Only this time, I bobbed to the surface

Before I got too much water up my nose.

The whirlpool didn’t take me down as far and I am not as disoriented.

I cry because I know where his mom will go.

I know the journey of loss

and the idea of someone I know walking it

Makes me scream myself raw

and punch trees

and crumble to the floor and say

“Why her? Why her?”

Brooks….I’m sorry.

I wanted those silly, stupid people to be right.

I really wish they had been right.


I re-read these words and at first, I feel shame

and then oddly

it is followed by forgiveness.

In the wake of the last few months

I have learned to forgive myself.

To forgive myself for:

not calling his doctor sooner,

for not convincing him to try alternative treatments

for not singing to him the moment he died

for not being too tired on Saturday to visit him so I could have alerted the doctors sooner

for not waiting to hold the memorial service so our friends from across the country could attend

for not kissing him on the lips after he died

for not staying in bed for days and days and days like I really think I should have

for not playing the widow part good enough

for not being more loving to him when he was around the last few months

for not being kinder to stupid people

for trying so hard to please all those around because somehow I felt their attention was unworthy

for it all

for crying too much or not crying enough

for my anger


the list goes on.

In his death, I found my humanity and my imperfections.

In his death, I have discovered that it's not my fault.

In his death, I have discovered myself.

Sunday, March 27, 2011

The New Road

some where on the I-5 in CA heading south

862 miles

14 hours in the car

in two days
Less actually, because we left at 
1:00 pm on Friday
 and got back tonight (Saturday) at 7:00 pm.

It started with a casual comment.
"Hey, you guys wanna go to Sacramento to the State Championship Basketball games for the boys and the girls varsity teams?" I asked my kids on Tuesday.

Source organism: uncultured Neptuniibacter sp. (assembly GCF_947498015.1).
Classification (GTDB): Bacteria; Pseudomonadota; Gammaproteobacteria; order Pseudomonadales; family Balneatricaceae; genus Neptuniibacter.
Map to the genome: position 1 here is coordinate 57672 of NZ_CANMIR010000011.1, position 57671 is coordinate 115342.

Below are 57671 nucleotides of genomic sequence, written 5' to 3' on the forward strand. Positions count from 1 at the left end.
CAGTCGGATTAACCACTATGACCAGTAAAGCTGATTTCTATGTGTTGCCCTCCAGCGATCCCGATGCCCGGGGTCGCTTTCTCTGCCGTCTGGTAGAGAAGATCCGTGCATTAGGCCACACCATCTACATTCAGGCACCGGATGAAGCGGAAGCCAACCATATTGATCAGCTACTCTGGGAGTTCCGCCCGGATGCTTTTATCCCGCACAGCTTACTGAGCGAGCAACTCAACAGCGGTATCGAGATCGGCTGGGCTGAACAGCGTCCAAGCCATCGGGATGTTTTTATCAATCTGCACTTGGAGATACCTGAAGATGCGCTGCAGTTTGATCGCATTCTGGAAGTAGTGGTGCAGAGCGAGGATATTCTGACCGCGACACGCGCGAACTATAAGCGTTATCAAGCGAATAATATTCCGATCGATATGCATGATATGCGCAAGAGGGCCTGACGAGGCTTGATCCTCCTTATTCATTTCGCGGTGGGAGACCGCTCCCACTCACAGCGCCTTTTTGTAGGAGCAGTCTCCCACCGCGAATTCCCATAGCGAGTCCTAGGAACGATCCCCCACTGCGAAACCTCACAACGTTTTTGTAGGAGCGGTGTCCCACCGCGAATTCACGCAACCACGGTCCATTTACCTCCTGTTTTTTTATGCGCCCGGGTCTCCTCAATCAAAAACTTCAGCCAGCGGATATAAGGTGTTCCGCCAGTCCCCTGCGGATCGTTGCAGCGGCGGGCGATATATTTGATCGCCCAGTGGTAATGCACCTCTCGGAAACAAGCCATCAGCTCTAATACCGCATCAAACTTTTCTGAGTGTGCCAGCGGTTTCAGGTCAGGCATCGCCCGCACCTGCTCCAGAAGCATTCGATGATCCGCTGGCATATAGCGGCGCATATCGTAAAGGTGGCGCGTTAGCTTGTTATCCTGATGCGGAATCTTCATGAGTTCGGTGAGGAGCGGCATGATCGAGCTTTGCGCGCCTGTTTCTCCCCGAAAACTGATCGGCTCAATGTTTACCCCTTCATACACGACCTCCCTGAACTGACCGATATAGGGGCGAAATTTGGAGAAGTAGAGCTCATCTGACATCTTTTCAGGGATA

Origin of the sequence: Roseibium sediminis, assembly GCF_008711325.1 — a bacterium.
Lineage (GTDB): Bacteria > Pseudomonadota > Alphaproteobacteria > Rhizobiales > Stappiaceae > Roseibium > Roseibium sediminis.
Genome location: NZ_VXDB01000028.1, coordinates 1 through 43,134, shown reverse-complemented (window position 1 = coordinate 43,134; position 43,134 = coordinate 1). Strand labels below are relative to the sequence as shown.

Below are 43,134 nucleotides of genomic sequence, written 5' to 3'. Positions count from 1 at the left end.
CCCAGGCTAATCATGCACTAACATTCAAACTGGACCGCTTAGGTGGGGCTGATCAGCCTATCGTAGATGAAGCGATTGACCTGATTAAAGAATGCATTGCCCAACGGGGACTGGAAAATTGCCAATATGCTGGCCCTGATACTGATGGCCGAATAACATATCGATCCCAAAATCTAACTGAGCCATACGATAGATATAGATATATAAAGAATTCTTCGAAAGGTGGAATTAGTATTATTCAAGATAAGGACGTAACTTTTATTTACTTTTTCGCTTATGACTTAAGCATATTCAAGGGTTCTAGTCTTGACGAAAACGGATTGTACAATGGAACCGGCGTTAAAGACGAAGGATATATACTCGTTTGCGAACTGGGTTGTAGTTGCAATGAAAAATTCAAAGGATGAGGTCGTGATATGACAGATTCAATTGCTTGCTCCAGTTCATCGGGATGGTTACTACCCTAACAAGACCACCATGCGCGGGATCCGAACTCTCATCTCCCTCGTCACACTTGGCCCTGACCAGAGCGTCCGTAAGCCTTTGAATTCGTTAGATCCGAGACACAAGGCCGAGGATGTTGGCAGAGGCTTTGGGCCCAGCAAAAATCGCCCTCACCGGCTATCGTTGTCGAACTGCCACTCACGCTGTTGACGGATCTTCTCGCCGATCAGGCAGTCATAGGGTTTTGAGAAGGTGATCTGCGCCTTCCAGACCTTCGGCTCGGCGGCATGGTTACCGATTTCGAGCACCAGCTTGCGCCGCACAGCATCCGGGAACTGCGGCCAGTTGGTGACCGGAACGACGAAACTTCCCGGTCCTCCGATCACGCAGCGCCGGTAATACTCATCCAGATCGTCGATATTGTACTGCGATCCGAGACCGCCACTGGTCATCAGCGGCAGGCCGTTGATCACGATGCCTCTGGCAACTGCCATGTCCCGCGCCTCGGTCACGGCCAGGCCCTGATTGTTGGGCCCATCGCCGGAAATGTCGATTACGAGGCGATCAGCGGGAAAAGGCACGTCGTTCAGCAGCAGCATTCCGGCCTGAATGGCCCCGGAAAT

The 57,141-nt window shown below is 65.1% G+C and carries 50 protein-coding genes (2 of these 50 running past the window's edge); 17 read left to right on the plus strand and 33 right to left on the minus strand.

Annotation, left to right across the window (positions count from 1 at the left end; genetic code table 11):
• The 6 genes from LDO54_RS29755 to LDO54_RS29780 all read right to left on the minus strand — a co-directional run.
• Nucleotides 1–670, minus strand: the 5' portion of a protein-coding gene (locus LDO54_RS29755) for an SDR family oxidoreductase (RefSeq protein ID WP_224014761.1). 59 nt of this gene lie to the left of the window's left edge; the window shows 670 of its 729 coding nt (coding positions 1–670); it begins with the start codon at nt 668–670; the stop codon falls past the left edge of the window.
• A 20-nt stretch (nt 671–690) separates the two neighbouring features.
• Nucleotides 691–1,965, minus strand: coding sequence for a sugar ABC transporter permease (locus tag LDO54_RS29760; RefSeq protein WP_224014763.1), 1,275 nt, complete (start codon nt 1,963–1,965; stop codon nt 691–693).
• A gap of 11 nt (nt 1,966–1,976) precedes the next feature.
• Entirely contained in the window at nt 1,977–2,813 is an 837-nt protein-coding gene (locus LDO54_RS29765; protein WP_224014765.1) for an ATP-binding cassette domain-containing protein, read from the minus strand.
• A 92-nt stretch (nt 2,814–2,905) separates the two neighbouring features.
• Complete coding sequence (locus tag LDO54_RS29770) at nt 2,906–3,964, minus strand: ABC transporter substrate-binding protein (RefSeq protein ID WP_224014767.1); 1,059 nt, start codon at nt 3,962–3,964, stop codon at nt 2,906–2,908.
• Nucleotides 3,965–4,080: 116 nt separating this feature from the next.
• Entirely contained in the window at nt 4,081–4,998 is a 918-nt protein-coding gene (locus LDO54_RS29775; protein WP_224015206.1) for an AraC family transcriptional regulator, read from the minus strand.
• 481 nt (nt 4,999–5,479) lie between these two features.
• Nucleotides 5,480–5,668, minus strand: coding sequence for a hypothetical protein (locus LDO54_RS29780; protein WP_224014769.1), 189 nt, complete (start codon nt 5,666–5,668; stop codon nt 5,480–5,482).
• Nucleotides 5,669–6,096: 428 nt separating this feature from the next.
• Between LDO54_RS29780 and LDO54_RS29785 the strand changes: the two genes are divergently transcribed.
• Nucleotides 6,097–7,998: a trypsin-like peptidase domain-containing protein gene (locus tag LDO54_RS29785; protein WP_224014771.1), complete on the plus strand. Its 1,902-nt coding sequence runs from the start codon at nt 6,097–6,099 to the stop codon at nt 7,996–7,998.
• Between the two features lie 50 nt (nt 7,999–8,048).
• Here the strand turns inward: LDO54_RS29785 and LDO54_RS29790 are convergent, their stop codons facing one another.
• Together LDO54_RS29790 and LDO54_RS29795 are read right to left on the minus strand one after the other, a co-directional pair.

"Sure." came their reply, unaware of the weight their casualness carried. 

The plan?
Drive to San Francisco, (387 miles) stay over night with Art's cousin.
Get up early the next morning and drive to Sacramento (91 miles).
Watch two basketball games, then drive home (384 miles).

The motivation is simple and clear.
It would be fun and
I think I can do it.

862 miles in 30 hours.

Crazy talk.

Overwhelming talk.

Why-didn't-someone-talk-me-out-of-it? talk.

Only this time, I notice, I'm on a new road.

It's unfamiliar.

It makes me grin.

The road is called SPONTANEITY!

 And I’m diggin' its slickness, its sense of adventure, its well-what-the-heckness, its I-can-handle-an-unplanned-event confidence.

Two years ago, I could not have done this.
Last year I could not have done this.
4 months ago, I could not have done this.
Today, I smirk.
I did it.

Spontaneity powers my grin.

Forgiveness powers my spontaneity. 

Death powers the forgiveness.

Because after his death,

after the grief lifts for longer and longer periods of time,
I see that …

kill me
(although I was sure it would).

I notice that...
I didn’t
to death
(although I tried).

I realize that...
the next day
showing up
(although I doubted it would come again).

I grasp that ...
life went on,

I have faced loss,
excruciating loss
I’m still hear.

Did you hear me??????


Nothing will be as hard as those moments.


In the realization comes freedom.

Spontaneity is my new road and I’m driving it, baby, on cruise control because
to hell

On Thursday, a friend texted me and asked